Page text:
St. James was the brother of John, and the first of the Apostolic College to suffer martyrdom. He was beheaded by Herod Agrippa about the year 43. He was one of the intimate friends of Our Savior: he witnessed the Transfiguration and the agony in the Garden of Olives. Christ foretold his martyrdom on the occasion when the mother of James and John asked for her two sons that they be seated one at his right hand and the other at his left in His Kingdom. James preached the Gospel in Judea and Samaria, and even in distant Spain.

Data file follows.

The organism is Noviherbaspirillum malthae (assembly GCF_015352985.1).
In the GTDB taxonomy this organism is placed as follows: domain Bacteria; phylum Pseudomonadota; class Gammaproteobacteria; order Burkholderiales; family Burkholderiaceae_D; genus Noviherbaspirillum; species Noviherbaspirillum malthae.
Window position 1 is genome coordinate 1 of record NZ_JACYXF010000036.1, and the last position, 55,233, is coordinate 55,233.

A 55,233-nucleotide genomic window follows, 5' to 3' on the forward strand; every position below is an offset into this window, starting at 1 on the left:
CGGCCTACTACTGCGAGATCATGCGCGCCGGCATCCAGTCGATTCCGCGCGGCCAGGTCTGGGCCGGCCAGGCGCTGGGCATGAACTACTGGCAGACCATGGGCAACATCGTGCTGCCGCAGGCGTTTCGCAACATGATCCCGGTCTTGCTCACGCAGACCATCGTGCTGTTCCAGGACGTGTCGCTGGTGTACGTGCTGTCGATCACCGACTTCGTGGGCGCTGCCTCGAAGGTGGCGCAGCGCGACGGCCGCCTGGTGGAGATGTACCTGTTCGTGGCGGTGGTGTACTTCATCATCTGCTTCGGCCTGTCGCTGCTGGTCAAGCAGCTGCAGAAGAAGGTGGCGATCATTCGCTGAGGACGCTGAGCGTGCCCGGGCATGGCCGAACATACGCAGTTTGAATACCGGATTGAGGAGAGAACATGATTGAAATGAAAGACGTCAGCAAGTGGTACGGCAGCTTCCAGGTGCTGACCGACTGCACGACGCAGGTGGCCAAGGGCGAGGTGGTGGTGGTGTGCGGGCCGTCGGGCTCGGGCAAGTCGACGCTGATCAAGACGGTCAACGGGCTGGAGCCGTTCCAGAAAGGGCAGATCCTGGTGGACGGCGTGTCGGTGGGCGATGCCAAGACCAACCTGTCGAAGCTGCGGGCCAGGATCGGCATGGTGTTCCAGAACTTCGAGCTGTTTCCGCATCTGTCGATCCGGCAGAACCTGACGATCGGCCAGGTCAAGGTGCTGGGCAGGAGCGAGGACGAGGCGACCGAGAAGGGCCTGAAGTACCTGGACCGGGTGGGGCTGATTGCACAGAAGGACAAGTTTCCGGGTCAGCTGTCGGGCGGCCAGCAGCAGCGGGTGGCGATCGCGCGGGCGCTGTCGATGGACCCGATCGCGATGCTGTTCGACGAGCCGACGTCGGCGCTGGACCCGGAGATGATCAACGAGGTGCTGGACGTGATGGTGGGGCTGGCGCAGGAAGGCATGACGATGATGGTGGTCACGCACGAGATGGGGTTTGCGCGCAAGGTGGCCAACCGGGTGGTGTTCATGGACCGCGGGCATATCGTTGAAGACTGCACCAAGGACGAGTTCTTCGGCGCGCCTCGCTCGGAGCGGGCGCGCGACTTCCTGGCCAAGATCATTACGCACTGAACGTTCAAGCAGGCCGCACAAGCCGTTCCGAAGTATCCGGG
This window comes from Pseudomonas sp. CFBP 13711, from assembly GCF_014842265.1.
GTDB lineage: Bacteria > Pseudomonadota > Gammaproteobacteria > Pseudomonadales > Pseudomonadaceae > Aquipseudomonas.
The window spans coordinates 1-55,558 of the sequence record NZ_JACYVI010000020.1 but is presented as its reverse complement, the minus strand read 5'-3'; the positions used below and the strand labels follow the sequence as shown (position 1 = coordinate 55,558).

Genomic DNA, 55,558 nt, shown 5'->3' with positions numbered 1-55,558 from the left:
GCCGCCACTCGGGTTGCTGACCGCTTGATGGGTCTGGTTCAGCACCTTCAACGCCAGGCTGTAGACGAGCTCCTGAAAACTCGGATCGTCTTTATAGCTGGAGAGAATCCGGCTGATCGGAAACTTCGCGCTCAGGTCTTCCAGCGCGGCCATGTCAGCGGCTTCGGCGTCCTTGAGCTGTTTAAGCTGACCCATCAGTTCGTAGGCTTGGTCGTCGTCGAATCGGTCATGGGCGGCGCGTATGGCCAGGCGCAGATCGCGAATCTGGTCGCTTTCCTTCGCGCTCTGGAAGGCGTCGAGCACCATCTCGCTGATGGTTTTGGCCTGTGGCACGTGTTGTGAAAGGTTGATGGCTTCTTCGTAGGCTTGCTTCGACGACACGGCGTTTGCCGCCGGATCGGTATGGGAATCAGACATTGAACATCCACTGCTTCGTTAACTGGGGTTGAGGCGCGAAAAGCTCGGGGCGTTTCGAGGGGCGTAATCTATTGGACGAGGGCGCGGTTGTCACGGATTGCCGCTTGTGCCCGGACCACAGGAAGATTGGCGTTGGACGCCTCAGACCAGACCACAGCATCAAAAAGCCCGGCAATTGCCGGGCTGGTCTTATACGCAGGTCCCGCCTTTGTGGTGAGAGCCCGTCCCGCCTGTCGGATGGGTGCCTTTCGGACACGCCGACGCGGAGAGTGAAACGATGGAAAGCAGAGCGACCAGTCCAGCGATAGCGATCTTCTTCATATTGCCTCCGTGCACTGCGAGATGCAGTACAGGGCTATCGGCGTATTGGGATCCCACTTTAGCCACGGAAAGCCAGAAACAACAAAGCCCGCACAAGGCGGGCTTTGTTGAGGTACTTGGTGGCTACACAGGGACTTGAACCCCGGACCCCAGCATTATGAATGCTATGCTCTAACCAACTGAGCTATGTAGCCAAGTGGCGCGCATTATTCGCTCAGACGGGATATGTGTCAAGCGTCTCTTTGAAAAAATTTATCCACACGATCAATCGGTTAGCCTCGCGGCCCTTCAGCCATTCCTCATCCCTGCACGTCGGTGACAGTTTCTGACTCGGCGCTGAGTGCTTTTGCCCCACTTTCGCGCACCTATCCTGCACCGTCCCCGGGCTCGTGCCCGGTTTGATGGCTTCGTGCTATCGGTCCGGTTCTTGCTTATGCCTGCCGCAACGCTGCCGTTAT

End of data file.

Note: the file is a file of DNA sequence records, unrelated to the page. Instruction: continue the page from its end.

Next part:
In the Sixth Century the tomb of the two apostles of the name of James was still being venerated at Jerusalem. But in the Ninth Century we find that the relics of St. James the Great were already the object of great devotion at Santiago de Compostella, whither they must have been carried after the Arabs had taken possession of the Holy City. Throughout the Middle Ages, the pilgrimage to Galicia to the tomb of St. James was on of the most popular of all, and wholly worthy of the special place which St. James occupied beside Our Blessed Lord.
(Source: The New Roman Missal, Rev. F. X. Lasance)
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